Launching the First Single-use Endoscope for Unsedated Pediatric Endoscopy with Dr. Heather Underwood, CEO of EvoEndo
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Today’s guest is Dr. Heather Underwood, CEO of EvoEndo. She talks about launching the first unsedated single-use endoscope to market.
Heather joined EvoEndo in 2019 after completing the Stanford Biodesign Fellowship for medical device innovation. She completed her PhD at the University of Colorado (CU) - Boulder's ATLAS program, where she developed and implemented clinical decision support systems for midwives and nurses in Kenya, receiving the NSF Graduate Research Fellowship Grant and Gates Grand Challenges Grant to support her research.
Heather has spent the past 10 years founding and leading medical device startups, non-profit life science organizations, and innovative academic initiatives, including co-founding Inworks at CU Denver.
EvoEndo was co-founded in 2017 by Dr. Joel Friedlander, a pediatric gastroenterologist, and the interdisciplinary aerodigestive medicine team at Children’s Hospital of Colorado.
EvoEndo’s mission is to make endoscopies safer for patients by eliminating the need for general anesthesia while reducing the complexity and cost of endoscopy for physicians and hospitals. EvoEndo’s system combines sterile, single-use, flexible endoscopes with virtual reality (VR) based patient distraction to allow the procedure to be performed safely in children and adults without anesthesia or sedation.
- How EvoEndo’s products allow for more frequent monitoring and faster results for patients and healthcare providers
- Tips for the journey on FDA submissions
- How to fundraise while building relationships and trust with your investors
Music by keldez
We seek to transcribe the audio as accurately as possible. Please excuse any minor grammatical or misspellings.
Grant: Hi everybody, welcome to today’s show. I’m Grant and I help produce this podcast. Before we tune in with Robert and today’s guest, Dr. Heather Underwood, CEO of EvoEndo, I wanted to thank you for listening.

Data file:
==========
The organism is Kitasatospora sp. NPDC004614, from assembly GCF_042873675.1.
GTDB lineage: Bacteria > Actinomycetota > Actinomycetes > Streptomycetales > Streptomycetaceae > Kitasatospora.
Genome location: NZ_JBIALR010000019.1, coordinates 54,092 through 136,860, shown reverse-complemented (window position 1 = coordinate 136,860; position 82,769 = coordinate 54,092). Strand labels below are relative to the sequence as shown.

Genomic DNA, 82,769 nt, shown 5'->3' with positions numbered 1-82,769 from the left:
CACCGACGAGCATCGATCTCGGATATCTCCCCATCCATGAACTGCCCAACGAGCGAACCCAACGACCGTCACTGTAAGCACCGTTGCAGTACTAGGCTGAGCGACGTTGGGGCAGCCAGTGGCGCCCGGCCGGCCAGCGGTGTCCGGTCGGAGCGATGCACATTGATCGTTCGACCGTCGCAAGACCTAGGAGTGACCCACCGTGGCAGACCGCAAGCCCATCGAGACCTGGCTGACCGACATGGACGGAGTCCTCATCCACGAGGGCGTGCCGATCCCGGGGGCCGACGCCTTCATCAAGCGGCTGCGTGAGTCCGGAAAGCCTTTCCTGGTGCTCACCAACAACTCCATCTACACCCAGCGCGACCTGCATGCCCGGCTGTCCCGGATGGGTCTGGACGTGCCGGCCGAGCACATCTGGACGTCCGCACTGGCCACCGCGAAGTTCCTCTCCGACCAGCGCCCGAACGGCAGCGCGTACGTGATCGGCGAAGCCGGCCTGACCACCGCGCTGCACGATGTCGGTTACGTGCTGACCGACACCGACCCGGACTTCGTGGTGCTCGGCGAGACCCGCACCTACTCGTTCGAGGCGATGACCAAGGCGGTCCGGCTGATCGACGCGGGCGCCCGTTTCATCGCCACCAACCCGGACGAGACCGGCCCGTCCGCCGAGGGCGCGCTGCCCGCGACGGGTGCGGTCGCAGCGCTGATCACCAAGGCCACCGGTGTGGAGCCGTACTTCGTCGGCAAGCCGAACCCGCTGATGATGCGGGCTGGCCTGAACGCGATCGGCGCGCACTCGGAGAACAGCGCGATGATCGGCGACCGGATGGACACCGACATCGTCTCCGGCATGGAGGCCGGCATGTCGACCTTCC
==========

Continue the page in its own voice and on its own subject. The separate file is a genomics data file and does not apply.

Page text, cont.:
We didn’t know what to expect when we started this podcast a few months ago, but we’ve had listeners on every continent. I guess except Antarctica, as far as we can tell. But from San Francisco to Dublin to Bengaluru, Cairo, Tel Aviv, and Abu Dhabi—we are part of a global community working together to save and improve lives through life sciences, so thank you for being part of that.
Dr. Heather Underwood and Qualio founder, Rob Fenton, discuss EvoEndo’s journey to bringing sterile single-use endoscopes without the use of anesthesia to the market. In this conversation, you’ll learn how EvoEndo’s products allow for more frequent monitoring and faster results for patients and healthcare providers, tips to the journey on FDA submissions, how to fundraise while building relationships and trust with your investors. You’ll learn that all that and a lot more between this discussion with Heather and Rob.
That’s enough for me now, let’s get into the discussion. Enjoy.
Robert: I’d love to kick off with yourself and maybe you can share a bit of background as to what brought you here today.
Heather: Thanks, Robert. It's been a pleasure to work with Qualio. It's been [...] year and I'll know. I joined EvoEndo back in 2019. Before that, I was at the Stanford Biodesign Fellowship program. I have always had a passion for working at this intersection of healthcare and technology. I did my Ph.D. here at the University of Colorado in Boulder. I was developing a clinical decision support system for midwives and nurses in Kenya. That was just an incredible project. It really got me very excited and very interested in working directly with patients in that healthcare setting.
Robert: EvoEndo then, tell me about the leap from that background, which is fascinating to the company.